Of course the Tories will point out the failings of this awful government. There is nothing good to say about them.

And even if there were, do they seriously expect Tory & company to sign on to their "Return McGuinty to Power" campaign?

Or is that a Liberal Entitlement?

Anonymous said...

Joanne - the quote came from Kinsella's book

Kicking

Ass

In Canadian Politics

Joanne (True Blue) said...

Thanks, Anon.

SouthernOntarioan said...

ACK! Joanne! Get that mind out of the gutter!

I didn't mean it in that sense.. sheesh..

lol

Joanne (True Blue) said...

S.O. - lol! Sorry, just couldn't resist that one.

My bad.

Dirk said...

Joanne:
"Good in theory, but when push comes to shove the little backbenchers don't have a whole lot of clout."

Not so. No PM or premier can personally oversee every file no matter how hard they try. MPs, and MPPs don't just oversee major government files: good representatives are committee members where policy details are hammered out, they contribute to debate, and they keep their party leadership accountable.

This is not just good theory, it's good practice. And it's a shame people don't buy into this and vote for smart, committed people.

Dirk said...

SO:
"Dirk, the media and people focus on the leaders because ultimately unless you have an amazingly strong willed independent minded MP what you will get is what the leader wants."

The media today is a shell of what it once was, with very little focus given to matters of import that don't happen to be headline grabbers. What gets more attention are the issues like SSM and, of course, cabinet shuffles, election calls, and the like. Remember the vacuous spring election hype?

While whipped votes are commonplace, far more gets decided in our legislatures than whether a budget or bills covering hot-button issues pass. Some representatives may have to hold their noses when they vote, but by and large, a good representative can still have plenty of influence.

Dirk said...

One more thought:

Even more stupid than voting for a party or leader is voting based on a single issue. Especially an issue like SSM.

Many, many critical issues affecting the health of our country are dealt with by our various governments. I wouldn't dream of entrusting a one-trick pony to such a position of power and importance as elected representative.

SouthernOntarioan said...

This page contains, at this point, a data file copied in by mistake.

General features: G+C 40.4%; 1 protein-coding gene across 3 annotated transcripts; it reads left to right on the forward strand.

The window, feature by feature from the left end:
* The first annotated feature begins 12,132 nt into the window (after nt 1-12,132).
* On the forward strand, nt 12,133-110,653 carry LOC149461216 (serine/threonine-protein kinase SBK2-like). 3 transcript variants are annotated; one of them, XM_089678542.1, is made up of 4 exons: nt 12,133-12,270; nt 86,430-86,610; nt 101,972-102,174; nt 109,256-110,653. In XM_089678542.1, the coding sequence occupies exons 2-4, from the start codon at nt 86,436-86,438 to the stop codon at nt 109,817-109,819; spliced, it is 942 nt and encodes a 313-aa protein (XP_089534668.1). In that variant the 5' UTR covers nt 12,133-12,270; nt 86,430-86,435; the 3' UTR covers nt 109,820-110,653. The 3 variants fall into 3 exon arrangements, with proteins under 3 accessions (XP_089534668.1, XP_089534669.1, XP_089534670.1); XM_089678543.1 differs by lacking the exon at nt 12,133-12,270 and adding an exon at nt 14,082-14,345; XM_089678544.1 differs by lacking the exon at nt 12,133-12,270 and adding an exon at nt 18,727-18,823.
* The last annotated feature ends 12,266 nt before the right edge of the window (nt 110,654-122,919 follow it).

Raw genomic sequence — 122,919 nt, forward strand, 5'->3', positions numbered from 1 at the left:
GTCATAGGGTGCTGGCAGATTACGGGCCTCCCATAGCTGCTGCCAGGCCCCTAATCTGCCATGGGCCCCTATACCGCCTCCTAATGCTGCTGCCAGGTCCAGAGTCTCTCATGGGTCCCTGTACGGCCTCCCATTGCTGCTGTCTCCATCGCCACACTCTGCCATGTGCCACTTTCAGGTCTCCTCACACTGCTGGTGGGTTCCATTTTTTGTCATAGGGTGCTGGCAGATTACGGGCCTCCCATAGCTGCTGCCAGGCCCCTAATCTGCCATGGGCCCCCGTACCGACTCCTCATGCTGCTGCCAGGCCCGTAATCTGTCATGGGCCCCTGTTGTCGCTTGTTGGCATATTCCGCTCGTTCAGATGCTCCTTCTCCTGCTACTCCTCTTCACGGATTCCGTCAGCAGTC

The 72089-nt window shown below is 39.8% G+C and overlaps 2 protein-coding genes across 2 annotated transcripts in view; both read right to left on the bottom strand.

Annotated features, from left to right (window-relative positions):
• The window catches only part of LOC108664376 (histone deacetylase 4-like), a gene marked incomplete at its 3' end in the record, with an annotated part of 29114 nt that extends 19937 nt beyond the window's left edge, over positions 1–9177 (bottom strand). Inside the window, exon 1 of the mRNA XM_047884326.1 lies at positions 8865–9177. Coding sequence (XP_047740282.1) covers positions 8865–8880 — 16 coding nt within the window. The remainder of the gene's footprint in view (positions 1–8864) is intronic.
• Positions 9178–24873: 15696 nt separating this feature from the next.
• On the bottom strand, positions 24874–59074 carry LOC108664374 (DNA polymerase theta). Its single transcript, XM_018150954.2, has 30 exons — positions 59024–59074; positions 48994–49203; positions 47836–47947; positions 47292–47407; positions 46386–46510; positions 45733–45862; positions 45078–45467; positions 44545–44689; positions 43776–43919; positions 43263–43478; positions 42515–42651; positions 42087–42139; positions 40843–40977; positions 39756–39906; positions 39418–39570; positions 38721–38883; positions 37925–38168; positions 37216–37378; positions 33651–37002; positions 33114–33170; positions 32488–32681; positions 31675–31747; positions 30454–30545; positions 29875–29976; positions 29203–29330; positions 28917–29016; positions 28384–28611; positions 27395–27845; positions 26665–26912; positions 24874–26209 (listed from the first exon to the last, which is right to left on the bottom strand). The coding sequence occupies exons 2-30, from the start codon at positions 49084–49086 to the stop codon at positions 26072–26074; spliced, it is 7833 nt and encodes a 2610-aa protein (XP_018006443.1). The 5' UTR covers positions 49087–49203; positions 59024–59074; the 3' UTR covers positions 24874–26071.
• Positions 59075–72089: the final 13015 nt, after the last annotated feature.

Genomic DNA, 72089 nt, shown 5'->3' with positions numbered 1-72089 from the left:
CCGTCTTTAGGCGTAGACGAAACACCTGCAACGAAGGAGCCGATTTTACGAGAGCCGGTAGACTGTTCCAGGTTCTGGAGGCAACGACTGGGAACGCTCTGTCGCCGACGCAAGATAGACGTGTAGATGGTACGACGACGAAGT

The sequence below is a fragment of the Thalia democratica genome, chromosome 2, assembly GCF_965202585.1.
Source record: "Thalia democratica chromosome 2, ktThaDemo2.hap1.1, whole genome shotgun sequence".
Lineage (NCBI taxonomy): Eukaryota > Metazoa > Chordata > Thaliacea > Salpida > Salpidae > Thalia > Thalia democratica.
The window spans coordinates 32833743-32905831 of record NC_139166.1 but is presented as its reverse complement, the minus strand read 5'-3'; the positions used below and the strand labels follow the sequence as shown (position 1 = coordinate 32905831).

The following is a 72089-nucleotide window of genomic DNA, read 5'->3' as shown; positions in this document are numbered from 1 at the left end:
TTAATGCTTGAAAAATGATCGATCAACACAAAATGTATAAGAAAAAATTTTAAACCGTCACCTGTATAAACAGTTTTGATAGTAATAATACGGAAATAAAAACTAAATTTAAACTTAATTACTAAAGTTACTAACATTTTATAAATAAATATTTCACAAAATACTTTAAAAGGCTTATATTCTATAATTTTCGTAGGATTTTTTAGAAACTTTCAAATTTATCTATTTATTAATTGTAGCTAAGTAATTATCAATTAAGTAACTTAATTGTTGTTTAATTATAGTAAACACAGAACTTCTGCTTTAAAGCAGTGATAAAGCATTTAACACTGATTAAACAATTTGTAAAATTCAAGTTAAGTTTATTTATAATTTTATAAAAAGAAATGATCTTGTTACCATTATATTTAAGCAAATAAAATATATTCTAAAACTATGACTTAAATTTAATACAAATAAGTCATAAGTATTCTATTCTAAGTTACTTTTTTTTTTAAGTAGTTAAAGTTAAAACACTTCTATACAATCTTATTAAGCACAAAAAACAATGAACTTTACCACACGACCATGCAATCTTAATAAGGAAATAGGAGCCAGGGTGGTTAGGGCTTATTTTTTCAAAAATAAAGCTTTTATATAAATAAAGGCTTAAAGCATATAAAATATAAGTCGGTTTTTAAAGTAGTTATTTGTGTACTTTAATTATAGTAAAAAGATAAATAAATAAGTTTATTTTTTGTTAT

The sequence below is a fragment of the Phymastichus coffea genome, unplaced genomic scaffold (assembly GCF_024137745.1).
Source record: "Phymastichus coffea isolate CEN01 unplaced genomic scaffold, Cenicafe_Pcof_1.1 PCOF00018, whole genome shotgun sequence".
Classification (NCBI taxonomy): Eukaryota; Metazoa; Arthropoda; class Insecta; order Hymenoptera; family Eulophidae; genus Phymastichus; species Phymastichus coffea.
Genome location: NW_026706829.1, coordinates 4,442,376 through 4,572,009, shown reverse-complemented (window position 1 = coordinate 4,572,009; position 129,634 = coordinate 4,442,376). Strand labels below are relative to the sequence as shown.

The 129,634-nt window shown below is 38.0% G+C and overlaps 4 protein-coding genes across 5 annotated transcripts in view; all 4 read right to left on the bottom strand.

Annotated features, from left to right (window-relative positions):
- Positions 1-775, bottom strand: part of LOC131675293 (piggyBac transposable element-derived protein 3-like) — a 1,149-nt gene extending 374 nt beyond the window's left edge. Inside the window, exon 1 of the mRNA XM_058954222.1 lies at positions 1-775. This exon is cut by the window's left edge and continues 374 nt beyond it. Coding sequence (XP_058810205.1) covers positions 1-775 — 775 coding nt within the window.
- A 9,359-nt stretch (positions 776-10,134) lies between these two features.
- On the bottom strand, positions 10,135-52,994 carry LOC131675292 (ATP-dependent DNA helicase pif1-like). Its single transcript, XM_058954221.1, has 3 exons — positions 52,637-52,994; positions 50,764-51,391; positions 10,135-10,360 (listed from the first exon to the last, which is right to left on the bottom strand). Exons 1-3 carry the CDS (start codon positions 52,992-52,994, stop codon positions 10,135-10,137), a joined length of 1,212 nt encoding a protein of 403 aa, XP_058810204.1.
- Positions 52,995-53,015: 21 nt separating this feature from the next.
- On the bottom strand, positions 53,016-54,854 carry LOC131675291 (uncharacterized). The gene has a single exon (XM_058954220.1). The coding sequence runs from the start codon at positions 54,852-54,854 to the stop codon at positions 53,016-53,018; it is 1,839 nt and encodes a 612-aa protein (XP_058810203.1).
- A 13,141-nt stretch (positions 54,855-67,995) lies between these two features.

Oh I don't disagree Dirk, about backbenchers holding some power, but again most of the power is held by the party leader or senior members. Which is why I actually do understand if people voted for a Cabinet minister even if they disliked the party.

But if we're talking about backbench MPs you're better off voting for the party. Ultimately, voting for the party or the party leader determines the ultimate course of government.

My point about the SSM comparison was just to point out that even if your MP holds strong views that conflict with their party, that voting for him allows the party control of the legislative reigns and gives that party control akin to a dictator. So if you vote for the MP and that MP helps the leader you dislike become PM, then you are essentially voting for that PM.

And single issue voting seems to be everywhere now, think about Kyoto or environmental policy. In some ways, that is the only way to get people involved in politics. Most people will not get involved unless it was for a particular issue. Be it the environment, Kyoto, SSM, abortion, etc..

But I think most people consider all the issues but make some issues 'confidence issues' in their own minds. For example, some people may say, I definately won't vote for Harper cuz he opposes Kyoto, but I'm going to vote for Layton since he has the best policy for the automotive industry.

Steph said...

The news that I woke up to this morning of Dalton McGuinty's bribe of Ontario voters made me laugh. I guess it shouldn't come as too much of a surprise though. Afterall, the best way to get people to vote for you is to promise to lower taxes or at least not increase taxes or add any new taxes. For obvious reasons, that won't work for him again this time. So this is clearly an attempt to get voters to say "yeah, he broke a bunch of promises and yeah, this was a horribly bad government, but hey, I want an extra day off."

I would like to see the Lieutenant Governor summon the House back tomorrow to give Dalton the opportunity to introduce a bill on this before the election. That would show if he were serious or not. Afterall, the writ hasn't been dropped yet.

Incidentally, I don't agree with having another stat holiday at all. We already have more than the US and each extra stat costs companies incredible amounts of money and will have a detrimental affect on our economy. But worse than that is the blatantness of the bribe, and the fact that many people who realize that it's a bribe will still allow themselves to be bribed by it.

Joanne (True Blue) said...

But worse than that is the blatantness of the bribe, and the fact that many people who realize that it's a bribe will still allow themselves to be bribed by it.

Exactly. If Ontario voters continue to buy this garbage, then we deserve exactly what we get.

Sydney said...

I agree that this is nothing but a bribe. I also agree that people should be able to see right through this.

However, I believe that a good majority of voters only pay attention to the issues when the voting season presents itself to make the decision on how they are going to vote. Many people seem to forget about how past issues were handled and focus only on how can the current nominees can possibly make our country a better place, not necessarily focusing on the down side of those changes.

In my opinion, there will always be promises that are broken but one key to focus on is the overall viewpoint of the parties involved.

Joanne (True Blue) said...

Great insight, Sydney.

Yes, you're absolutely right. We shouldn't let one issue affect our decision. It really should be a blend of information - a synthesis. I'm just not sure how many people bother to do that.

Thanks for weighing in here. Good to hear from you again. I hope things are going well. ;)